Southwest Wake News

Fuquay-Varina’s new trees downtown a small step in town’s development goals

As part of Fuquay-Varina’s efforts to spruce up its downtown and make it more pedestrian- and development-friendly, the town is in the midst of removing trees that have lined Main Street for decades and replacing them with a variety of new ones. On Wednesday, April 27, a worker on Main Street digs out the roots of an old tree to be replaced by a sapling.
As part of Fuquay-Varina’s efforts to spruce up its downtown and make it more pedestrian- and development-friendly, the town is in the midst of removing trees that have lined Main Street for decades and replacing them with a variety of new ones. On Wednesday, April 27, a worker on Main Street digs out the roots of an old tree to be replaced by a sapling. hgargan@newsobserver.com

With growth comes new people, new neighborhoods, and, now, new trees.

As part of Fuquay-Varina’s efforts to spruce up its downtown and make it more pedestrian- and development-friendly, the town is in the midst of removing trees that have lined Main Street for decades and replacing them with a variety of new ones.

Brickman LLC, the contractor responsible for the improvements, has been making its way up and down the main streets of downtown during the last few weeks, closing portions of the sidewalk during the work day and reopening them for evening use. The town appropriated $177,000 for the project in January.

The recently planted saplings are species picked for their hardiness and suitability for semi-urban environments, said Parks Superintendent Chris Newsom. They include lacebark elm trees, single-stem crepe myrtles and American hornbeams.

“The maple trees that we’re removing, they were in decline,” Newsom said. “The downtown is a huge part of the town, and we want downtown to look great. They didn’t look the best.”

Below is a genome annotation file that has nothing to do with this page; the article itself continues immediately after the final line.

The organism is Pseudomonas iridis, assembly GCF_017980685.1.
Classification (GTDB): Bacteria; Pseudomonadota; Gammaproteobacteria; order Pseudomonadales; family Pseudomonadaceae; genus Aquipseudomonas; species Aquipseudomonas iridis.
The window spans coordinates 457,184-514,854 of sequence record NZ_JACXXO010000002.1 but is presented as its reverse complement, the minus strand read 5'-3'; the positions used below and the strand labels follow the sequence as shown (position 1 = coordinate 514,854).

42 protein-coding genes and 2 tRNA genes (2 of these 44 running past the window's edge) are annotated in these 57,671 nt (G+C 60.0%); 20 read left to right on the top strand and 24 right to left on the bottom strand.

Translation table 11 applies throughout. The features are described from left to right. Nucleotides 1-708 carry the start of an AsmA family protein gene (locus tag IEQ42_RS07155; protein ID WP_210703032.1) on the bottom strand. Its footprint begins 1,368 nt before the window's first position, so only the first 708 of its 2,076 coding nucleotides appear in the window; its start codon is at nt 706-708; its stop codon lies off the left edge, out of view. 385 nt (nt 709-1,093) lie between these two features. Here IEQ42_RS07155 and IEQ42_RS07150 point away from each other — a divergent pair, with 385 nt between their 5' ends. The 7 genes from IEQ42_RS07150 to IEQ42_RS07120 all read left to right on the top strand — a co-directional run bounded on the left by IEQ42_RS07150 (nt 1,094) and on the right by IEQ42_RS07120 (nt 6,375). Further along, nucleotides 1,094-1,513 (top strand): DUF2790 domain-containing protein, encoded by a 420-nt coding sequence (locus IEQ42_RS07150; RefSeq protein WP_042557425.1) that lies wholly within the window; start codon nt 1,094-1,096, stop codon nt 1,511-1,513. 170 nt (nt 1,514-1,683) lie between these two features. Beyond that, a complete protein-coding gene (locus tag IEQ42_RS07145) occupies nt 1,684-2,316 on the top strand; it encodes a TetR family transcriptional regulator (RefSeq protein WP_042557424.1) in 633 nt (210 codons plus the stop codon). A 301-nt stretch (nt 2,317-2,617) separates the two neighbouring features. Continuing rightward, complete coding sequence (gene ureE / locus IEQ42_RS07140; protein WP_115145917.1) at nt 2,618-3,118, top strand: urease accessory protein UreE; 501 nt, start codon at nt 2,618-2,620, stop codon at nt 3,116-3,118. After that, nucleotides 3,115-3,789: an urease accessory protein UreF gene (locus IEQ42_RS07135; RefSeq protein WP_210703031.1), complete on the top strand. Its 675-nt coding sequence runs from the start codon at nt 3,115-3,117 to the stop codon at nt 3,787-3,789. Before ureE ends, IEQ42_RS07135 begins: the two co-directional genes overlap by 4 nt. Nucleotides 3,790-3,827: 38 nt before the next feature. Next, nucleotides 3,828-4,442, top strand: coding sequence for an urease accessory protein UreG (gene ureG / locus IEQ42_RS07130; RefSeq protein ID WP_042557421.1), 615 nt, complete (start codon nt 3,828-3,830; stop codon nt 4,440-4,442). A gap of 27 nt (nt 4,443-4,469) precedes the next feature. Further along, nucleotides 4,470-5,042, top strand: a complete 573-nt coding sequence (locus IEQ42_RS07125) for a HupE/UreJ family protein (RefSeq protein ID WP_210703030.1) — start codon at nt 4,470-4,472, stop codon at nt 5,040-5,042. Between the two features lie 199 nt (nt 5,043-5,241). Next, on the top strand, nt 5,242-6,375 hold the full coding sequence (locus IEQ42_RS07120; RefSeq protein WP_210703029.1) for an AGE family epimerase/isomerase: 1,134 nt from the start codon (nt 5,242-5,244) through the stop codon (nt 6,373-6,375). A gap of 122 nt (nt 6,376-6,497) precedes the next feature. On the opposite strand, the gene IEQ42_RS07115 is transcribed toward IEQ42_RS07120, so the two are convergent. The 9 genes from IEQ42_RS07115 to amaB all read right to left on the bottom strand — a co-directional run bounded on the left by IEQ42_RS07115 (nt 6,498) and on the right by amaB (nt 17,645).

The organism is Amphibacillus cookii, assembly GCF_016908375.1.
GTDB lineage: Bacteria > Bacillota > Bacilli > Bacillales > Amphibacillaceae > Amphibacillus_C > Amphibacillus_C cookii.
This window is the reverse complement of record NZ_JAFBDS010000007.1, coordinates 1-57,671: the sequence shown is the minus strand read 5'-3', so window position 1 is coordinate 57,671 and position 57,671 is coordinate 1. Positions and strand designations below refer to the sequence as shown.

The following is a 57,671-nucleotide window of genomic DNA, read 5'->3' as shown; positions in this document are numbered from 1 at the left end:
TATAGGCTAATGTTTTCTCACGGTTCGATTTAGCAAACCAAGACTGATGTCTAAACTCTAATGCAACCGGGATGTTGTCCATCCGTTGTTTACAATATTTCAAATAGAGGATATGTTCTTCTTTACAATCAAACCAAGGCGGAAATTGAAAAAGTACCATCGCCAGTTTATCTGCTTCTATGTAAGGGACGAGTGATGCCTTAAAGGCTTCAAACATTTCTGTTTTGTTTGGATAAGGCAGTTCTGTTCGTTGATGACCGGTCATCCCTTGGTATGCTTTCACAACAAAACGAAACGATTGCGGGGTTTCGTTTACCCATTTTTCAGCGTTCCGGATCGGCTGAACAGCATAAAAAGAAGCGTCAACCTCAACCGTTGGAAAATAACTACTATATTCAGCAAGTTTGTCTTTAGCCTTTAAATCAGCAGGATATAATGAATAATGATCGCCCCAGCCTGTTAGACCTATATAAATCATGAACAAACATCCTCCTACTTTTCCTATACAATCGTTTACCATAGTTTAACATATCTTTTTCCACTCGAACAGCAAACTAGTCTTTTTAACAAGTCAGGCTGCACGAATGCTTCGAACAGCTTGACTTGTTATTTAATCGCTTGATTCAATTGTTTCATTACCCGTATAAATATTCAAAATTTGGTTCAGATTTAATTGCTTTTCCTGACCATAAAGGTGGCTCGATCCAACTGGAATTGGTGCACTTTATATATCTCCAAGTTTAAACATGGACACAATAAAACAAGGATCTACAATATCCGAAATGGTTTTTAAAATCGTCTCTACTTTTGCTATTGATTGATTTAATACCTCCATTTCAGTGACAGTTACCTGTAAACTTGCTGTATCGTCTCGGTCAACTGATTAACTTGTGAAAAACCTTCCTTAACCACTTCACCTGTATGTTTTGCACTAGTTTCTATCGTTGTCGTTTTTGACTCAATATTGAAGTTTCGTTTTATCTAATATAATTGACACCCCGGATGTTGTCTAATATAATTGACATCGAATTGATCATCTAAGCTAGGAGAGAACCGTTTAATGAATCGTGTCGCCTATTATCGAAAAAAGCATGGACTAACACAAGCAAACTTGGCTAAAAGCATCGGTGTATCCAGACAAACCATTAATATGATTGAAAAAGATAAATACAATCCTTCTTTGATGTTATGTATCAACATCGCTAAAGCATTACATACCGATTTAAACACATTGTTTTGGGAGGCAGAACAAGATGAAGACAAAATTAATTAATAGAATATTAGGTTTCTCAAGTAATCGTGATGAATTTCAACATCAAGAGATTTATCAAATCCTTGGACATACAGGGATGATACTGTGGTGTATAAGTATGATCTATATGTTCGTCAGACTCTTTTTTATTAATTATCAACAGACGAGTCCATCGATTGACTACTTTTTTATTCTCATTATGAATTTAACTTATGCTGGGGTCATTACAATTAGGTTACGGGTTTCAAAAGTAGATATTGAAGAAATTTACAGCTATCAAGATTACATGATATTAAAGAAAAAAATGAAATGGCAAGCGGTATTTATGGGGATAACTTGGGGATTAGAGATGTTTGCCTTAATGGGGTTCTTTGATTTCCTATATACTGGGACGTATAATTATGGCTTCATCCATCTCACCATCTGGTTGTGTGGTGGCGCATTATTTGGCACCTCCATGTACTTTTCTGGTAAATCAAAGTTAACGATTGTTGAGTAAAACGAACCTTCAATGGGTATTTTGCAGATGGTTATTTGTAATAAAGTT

Fuquay-Varina consulted with area arborists to find tree species that would thrive in highly trafficked areas without impeding access to storefronts or damaging the surrounding sidewalks. The town chose trees whose root systems extend downward, primarily, rather than outward, allowing the tree to take full advantage of the limited soil area, about 3-feet-square, through which water can permeate.

Part of the project involves excavating subsurface pavement and providing greater soil depth for the new trees, according to the town.

Mayor pro tem Blake Massengill said the tree-replacement efforts, which Newsom estimates would be complete in the next two or three weeks, are part of a larger effort of the town’s to revitalize its downtown areas.

“Over time, businesses have shifted a little bit, and some had trees directly in front of an entrance to a shop,” Massengill said.

Fuquay-Varina is in discussions with the Development Finance Initiative, a consultancy run out of the UNC School of Government, to restructure its downtown. Projects, like the one currently underway, are meant to make the town more attractive to developers and show Fuquay-Varina is willing to invest in the area itself, Massengill said.

The town is also offering matching grants up to $2,500 to businesses looking to spruce up their signage and awnings within town guidelines. About a dozen businesses have taken advantage of that program so far, Massengill said.

Gargan: 919-460-2604; @hgargan

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